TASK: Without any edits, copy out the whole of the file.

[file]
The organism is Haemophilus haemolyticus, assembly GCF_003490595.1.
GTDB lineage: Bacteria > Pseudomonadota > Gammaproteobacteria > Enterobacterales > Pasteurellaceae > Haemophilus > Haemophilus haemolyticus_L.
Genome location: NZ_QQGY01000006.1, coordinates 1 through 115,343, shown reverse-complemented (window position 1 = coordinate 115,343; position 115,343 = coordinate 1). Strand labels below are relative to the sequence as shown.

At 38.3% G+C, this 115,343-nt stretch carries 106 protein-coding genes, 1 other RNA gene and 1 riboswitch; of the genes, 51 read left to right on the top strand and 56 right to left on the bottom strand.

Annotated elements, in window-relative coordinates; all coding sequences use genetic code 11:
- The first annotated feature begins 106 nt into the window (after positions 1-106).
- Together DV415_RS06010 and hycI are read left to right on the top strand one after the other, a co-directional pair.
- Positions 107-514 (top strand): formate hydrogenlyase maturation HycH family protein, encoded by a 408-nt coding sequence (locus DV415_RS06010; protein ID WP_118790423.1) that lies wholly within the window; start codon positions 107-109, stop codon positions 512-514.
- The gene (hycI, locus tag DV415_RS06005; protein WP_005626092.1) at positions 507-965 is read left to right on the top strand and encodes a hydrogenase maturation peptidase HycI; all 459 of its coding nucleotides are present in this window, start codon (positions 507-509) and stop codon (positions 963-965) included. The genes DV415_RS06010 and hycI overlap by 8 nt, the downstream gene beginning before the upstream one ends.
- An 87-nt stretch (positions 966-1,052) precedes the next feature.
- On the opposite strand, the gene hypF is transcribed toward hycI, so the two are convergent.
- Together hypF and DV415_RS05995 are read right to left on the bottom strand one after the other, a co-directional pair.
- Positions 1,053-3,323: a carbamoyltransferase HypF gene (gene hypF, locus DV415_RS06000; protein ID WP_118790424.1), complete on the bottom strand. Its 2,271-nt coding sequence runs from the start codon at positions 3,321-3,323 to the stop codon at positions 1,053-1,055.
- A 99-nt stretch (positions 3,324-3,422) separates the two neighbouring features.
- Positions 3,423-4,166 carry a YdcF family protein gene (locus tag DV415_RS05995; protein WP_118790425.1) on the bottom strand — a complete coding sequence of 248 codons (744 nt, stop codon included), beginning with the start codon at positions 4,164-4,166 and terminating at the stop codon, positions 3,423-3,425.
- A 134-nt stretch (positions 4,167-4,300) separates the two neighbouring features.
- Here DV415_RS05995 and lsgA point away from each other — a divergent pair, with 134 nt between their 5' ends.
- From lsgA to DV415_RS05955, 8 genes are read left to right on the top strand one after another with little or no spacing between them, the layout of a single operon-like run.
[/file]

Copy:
The organism is Haemophilus haemolyticus, assembly GCF_003490595.1.
GTDB lineage: Bacteria > Pseudomonadota > Gammaproteobacteria > Enterobacterales > Pasteurellaceae > Haemophilus > Haemophilus haemolyticus_L.
Genome location: NZ_QQGY01000006.1, coordinates 1 through 115,343, shown reverse-complemented (window position 1 = coordinate 115,343; position 115,343 = coordinate 1). Strand labels below are relative to the sequence as shown.

At 38.3% G+C, this 115,343-nt stretch carries 106 protein-coding genes, 1 other RNA gene and 1 riboswitch; of the genes, 51 read left to right on the top strand and 56 right to left on the bottom strand.

Annotated elements, in window-relative coordinates; all coding sequences use genetic code 11:
- The first annotated feature begins 106 nt into the window (after positions 1-106).
- Together DV415_RS06010 and hycI are read left to right on the top strand one after the other, a co-directional pair.
- Positions 107-514 (top strand): formate hydrogenlyase maturation HycH family protein, encoded by a 408-nt coding sequence (locus DV415_RS06010; protein ID WP_118790423.1) that lies wholly within the window; start codon positions 107-109, stop codon positions 512-514.
- The gene (hycI, locus tag DV415_RS06005; protein WP_005626092.1) at positions 507-965 is read left to right on the top strand and encodes a hydrogenase maturation peptidase HycI; all 459 of its coding nucleotides are present in this window, start codon (positions 507-509) and stop codon (positions 963-965) included. The genes DV415_RS06010 and hycI overlap by 8 nt, the downstream gene beginning before the upstream one ends.
- An 87-nt stretch (positions 966-1,052) precedes the next feature.
- On the opposite strand, the gene hypF is transcribed toward hycI, so the two are convergent.
- Together hypF and DV415_RS05995 are read right to left on the bottom strand one after the other, a co-directional pair.
- Positions 1,053-3,323: a carbamoyltransferase HypF gene (gene hypF, locus DV415_RS06000; protein ID WP_118790424.1), complete on the bottom strand. Its 2,271-nt coding sequence runs from the start codon at positions 3,321-3,323 to the stop codon at positions 1,053-1,055.
- A 99-nt stretch (positions 3,324-3,422) separates the two neighbouring features.
- Positions 3,423-4,166 carry a YdcF family protein gene (locus tag DV415_RS05995; protein WP_118790425.1) on the bottom strand — a complete coding sequence of 248 codons (744 nt, stop codon included), beginning with the start codon at positions 4,164-4,166 and terminating at the stop codon, positions 3,423-3,425.
- A 134-nt stretch (positions 4,167-4,300) separates the two neighbouring features.
- Here DV415_RS05995 and lsgA point away from each other — a divergent pair, with 134 nt between their 5' ends.
- From lsgA to DV415_RS05955, 8 genes are read left to right on the top strand one after another with little or no spacing between them, the layout of a single operon-like run.